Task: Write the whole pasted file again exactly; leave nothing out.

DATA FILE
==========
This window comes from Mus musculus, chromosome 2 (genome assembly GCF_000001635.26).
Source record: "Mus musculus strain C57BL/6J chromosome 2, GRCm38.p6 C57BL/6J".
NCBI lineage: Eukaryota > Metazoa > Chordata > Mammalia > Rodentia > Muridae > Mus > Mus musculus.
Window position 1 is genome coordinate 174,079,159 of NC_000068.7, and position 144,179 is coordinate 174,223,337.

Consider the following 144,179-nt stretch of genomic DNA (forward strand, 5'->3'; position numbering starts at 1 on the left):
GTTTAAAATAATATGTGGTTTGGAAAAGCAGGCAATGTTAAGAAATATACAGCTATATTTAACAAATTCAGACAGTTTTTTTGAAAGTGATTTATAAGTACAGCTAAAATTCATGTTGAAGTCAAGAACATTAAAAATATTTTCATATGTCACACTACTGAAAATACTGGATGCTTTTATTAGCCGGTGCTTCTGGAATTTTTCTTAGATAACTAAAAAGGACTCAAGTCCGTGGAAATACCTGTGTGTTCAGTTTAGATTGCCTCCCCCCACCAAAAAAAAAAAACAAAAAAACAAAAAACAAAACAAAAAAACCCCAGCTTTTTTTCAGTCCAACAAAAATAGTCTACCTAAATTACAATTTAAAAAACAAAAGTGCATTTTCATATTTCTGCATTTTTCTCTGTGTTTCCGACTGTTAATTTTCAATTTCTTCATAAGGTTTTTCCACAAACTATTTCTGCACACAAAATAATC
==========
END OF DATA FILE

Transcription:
This window comes from Mus musculus, chromosome 2 (genome assembly GCF_000001635.26).
Source record: "Mus musculus strain C57BL/6J chromosome 2, GRCm38.p6 C57BL/6J".
NCBI lineage: Eukaryota > Metazoa > Chordata > Mammalia > Rodentia > Muridae > Mus > Mus musculus.
Window position 1 is genome coordinate 174,079,159 of NC_000068.7, and position 144,179 is coordinate 174,223,337.

Consider the following 144,179-nt stretch of genomic DNA (forward strand, 5'->3'; position numbering starts at 1 on the left):
GTTTAAAATAATATGTGGTTTGGAAAAGCAGGCAATGTTAAGAAATATACAGCTATATTTAACAAATTCAGACAGTTTTTTTGAAAGTGATTTATAAGTACAGCTAAAATTCATGTTGAAGTCAAGAACATTAAAAATATTTTCATATGTCACACTACTGAAAATACTGGATGCTTTTATTAGCCGGTGCTTCTGGAATTTTTCTTAGATAACTAAAAAGGACTCAAGTCCGTGGAAATACCTGTGTGTTCAGTTTAGATTGCCTCCCCCCACCAAAAAAAAAAAACAAAAAAACAAAAAACAAAACAAAAAAACCCCAGCTTTTTTTCAGTCCAACAAAAATAGTCTACCTAAATTACAATTTAAAAAACAAAAGTGCATTTTCATATTTCTGCATTTTTCTCTGTGTTTCCGACTGTTAATTTTCAATTTCTTCATAAGGTTTTTCCACAAACTATTTCTGCACACAAAATAATC